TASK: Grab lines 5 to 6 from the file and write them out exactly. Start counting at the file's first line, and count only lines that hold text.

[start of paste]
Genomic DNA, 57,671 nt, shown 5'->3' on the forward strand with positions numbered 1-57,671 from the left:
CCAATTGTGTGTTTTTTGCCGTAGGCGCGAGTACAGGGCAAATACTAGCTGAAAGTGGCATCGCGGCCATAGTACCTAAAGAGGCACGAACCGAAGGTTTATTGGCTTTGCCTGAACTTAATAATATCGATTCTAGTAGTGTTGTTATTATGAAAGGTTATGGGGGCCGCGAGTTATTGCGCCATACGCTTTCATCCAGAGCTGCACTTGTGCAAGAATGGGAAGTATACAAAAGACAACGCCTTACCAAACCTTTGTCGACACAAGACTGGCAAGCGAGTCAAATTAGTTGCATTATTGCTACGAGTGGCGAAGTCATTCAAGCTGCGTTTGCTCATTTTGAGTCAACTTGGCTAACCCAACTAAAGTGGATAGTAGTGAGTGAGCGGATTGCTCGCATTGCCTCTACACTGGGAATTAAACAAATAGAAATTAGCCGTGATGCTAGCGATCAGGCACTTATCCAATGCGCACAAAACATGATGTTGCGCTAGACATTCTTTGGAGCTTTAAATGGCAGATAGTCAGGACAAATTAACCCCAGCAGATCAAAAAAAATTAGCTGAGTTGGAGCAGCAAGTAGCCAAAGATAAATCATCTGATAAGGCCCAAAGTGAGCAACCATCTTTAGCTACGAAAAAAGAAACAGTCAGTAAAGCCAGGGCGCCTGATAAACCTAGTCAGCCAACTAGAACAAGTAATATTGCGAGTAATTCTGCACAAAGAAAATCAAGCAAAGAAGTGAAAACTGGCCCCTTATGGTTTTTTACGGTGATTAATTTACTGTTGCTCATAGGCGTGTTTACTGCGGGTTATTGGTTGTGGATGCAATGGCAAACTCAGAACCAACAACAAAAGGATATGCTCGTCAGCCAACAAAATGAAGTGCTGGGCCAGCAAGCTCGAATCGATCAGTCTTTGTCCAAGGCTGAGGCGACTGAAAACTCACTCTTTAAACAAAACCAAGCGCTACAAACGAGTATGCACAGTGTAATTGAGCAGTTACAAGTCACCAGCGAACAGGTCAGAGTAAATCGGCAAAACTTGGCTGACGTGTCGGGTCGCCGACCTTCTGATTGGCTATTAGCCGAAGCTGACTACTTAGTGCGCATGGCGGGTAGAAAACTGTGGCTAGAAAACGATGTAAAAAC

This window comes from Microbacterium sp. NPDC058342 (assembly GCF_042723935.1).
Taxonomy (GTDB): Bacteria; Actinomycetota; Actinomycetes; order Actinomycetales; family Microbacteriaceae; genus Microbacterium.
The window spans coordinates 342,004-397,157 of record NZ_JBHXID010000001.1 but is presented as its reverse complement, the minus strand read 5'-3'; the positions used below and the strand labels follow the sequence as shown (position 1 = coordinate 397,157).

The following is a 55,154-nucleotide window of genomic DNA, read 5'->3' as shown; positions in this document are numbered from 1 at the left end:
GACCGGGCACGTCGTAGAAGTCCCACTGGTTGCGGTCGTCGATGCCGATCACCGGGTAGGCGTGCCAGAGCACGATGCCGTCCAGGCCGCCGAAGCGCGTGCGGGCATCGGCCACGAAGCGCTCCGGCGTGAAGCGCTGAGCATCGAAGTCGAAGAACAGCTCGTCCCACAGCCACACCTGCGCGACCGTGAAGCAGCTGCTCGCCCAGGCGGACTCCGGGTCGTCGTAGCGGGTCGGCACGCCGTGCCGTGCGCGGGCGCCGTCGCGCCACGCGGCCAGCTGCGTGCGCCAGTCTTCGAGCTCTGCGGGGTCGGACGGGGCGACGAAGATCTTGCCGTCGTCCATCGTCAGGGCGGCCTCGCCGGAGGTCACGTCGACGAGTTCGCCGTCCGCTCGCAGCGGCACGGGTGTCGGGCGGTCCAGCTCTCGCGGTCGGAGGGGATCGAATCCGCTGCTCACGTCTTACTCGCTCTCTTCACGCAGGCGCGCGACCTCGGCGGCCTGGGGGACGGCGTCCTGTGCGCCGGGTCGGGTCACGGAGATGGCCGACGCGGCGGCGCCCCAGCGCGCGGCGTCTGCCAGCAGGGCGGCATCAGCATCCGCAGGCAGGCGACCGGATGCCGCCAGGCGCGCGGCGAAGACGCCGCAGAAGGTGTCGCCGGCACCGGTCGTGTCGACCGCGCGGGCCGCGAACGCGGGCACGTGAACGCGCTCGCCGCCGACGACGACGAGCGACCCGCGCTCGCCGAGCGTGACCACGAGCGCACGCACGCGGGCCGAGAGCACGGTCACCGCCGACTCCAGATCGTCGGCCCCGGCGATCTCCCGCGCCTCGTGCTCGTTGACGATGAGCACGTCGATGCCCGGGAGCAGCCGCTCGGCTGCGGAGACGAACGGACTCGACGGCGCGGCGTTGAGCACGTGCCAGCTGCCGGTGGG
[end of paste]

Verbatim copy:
The window spans coordinates 342,004-397,157 of record NZ_JBHXID010000001.1 but is presented as its reverse complement, the minus strand read 5'-3'; the positions used below and the strand labels follow the sequence as shown (position 1 = coordinate 397,157).

The following is a 55,154-nucleotide window of genomic DNA, read 5'->3' as shown; positions in this document are numbered from 1 at the left end: